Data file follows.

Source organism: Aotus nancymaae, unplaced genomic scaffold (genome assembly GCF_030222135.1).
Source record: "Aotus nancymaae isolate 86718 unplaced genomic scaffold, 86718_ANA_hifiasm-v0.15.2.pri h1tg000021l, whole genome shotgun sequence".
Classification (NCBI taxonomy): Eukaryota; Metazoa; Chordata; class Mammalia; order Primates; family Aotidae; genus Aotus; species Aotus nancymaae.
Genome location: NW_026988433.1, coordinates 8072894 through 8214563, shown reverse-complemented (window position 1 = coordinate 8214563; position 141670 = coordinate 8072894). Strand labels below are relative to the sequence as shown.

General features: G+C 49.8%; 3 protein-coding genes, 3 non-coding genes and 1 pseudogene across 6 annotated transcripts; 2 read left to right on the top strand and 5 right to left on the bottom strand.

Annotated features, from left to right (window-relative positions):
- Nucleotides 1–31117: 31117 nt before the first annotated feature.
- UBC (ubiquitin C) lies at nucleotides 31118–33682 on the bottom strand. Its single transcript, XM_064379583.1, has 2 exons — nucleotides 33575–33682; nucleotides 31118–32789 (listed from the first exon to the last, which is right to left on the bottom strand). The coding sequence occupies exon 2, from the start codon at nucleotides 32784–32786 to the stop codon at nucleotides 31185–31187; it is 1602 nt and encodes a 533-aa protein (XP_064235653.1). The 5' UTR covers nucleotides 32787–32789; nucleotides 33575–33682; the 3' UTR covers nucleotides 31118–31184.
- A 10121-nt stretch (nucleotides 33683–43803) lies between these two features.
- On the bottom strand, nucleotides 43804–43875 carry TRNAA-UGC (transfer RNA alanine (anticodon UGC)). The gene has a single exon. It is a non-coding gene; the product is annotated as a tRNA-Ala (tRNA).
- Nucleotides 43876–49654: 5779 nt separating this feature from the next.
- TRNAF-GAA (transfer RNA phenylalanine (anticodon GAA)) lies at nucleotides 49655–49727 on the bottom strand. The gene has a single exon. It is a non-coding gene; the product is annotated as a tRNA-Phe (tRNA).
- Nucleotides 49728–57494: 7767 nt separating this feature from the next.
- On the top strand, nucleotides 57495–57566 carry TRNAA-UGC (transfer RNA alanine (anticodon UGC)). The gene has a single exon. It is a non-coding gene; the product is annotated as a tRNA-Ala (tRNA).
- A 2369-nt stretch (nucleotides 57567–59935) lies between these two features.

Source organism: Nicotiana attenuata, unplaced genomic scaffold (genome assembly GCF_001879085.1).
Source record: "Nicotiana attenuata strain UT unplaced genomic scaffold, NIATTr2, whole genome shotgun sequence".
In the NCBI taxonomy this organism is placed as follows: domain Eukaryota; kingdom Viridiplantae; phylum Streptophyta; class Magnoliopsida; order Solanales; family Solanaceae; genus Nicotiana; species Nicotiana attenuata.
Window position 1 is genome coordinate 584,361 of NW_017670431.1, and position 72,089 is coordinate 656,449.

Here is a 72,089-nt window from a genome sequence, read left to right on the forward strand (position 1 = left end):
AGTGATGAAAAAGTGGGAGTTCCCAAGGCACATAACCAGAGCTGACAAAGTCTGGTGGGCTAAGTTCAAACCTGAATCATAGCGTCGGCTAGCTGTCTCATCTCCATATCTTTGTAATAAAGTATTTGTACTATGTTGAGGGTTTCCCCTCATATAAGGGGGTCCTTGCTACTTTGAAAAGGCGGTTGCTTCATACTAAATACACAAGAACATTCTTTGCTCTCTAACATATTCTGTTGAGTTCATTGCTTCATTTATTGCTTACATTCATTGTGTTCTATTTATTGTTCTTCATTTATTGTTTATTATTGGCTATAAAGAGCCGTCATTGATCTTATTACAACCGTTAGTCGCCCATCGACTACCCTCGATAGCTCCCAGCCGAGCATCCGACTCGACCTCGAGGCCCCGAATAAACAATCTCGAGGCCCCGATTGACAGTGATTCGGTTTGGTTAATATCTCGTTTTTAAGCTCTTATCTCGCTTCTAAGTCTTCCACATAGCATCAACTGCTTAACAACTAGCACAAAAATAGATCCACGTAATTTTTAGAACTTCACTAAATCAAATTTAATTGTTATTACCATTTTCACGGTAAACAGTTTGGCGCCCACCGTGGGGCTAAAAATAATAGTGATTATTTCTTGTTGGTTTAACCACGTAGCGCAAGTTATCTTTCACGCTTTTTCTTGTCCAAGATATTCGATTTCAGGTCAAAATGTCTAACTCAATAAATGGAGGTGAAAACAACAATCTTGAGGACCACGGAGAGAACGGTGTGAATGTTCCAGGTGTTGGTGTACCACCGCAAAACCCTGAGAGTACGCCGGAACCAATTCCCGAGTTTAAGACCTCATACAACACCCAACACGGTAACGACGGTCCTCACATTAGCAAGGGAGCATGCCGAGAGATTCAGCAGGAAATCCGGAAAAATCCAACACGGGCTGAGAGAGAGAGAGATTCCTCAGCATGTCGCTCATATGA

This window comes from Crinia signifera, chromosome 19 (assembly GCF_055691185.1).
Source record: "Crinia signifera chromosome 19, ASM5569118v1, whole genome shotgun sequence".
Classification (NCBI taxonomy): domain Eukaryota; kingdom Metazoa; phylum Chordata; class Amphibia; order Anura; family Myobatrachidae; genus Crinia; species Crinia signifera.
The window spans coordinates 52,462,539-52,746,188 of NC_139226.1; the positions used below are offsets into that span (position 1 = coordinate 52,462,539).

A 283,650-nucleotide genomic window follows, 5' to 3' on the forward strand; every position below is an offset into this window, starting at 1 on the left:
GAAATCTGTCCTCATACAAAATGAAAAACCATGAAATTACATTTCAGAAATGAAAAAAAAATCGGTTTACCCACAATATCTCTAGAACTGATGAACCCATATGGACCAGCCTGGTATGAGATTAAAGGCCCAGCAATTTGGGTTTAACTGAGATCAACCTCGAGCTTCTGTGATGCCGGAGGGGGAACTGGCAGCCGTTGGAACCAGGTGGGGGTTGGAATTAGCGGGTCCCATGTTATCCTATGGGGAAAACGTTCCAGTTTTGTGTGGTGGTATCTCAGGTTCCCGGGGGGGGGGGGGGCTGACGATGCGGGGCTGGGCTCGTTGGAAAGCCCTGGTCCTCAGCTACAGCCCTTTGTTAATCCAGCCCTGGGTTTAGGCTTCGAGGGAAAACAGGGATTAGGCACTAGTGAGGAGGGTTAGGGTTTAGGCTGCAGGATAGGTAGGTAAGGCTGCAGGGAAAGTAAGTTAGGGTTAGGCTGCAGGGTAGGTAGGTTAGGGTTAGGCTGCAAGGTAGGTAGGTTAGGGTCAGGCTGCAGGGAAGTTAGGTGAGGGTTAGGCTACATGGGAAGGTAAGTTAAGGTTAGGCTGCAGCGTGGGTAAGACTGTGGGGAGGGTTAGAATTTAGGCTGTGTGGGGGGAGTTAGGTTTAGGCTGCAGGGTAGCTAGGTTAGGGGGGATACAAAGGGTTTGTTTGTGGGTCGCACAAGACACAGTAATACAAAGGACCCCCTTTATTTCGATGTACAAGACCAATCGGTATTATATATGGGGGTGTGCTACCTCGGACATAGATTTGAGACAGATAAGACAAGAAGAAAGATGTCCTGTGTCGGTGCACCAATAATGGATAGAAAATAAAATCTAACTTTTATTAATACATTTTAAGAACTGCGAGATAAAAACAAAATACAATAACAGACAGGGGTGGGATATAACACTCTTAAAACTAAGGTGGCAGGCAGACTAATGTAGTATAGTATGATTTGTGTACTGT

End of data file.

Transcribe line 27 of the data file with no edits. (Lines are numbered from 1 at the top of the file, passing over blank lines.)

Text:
GAAATCTGTCCTCATACAAAATGAAAAACCATGAAATTACATTTCAGAAATGAAAAAAAAATCGGTTTACCCACAATATCTCTAGAACTGATGAACCCATATGGACCAGCCTGGTATGAGATTAAAGGCCCAGCAATTTGGGTTTAACTGAGATCAACCTCGAGCTTCTGTGATGCCGGAGGGGGAACTGGCAGCCGTTGGAACCAGGTGGGGGTTGGAATTAGCGGGTCCCATGTTATCCTATGGGGAAAACGTTCCAGTTTTGTGTGGTGGTATCTCAGGTTCCCGGGGGGGGGGGGGGCTGACGATGCGGGGCTGGGCTCGTTGGAAAGCCCTGGTCCTCAGCTACAGCCCTTTGTTAATCCAGCCCTGGGTTTAGGCTTCGAGGGAAAACAGGGATTAGGCACTAGTGAGGAGGGTTAGGGTTTAGGCTGCAGGATAGGTAGGTAAGGCTGCAGGGAAAGTAAGTTAGGGTTAGGCTGCAGGGTAGGTAGGTTAGGGTTAGGCTGCAAGGTAGGTAGGTTAGGGTCAGGCTGCAGGGAAGTTAGGTGAGGGTTAGGCTACATGGGAAGGTAAGTTAAGGTTAGGCTGCAGCGTGGGTAAGACTGTGGGGAGGGTTAGAATTTAGGCTGTGTGGGGGGAGTTAGGTTTAGGCTGCAGGGTAGCTAGGTTAGGGGGGATACAAAGGGTTTGTTTGTGGGTCGCACAAGACACAGTAATACAAAGGACCCCCTTTATTTCGATGTACAAGACCAATCGGTATTATATATGGGGGTGTGCTACCTCGGACATAGATTTGAGACAGATAAGACAAGAAGAAAGATGTCCTGTGTCGGTGCACCAATAATGGATAGAAAATAAAATCTAACTTTTATTAATACATTTTAAGAACTGCGAGATAAAAACAAAATACAATAACAGACAGGGGTGGGATATAACACTCTTAAAACTAAGGTGGCAGGCAGACTAATGTAGTATAGTATGATTTGTGTACTGT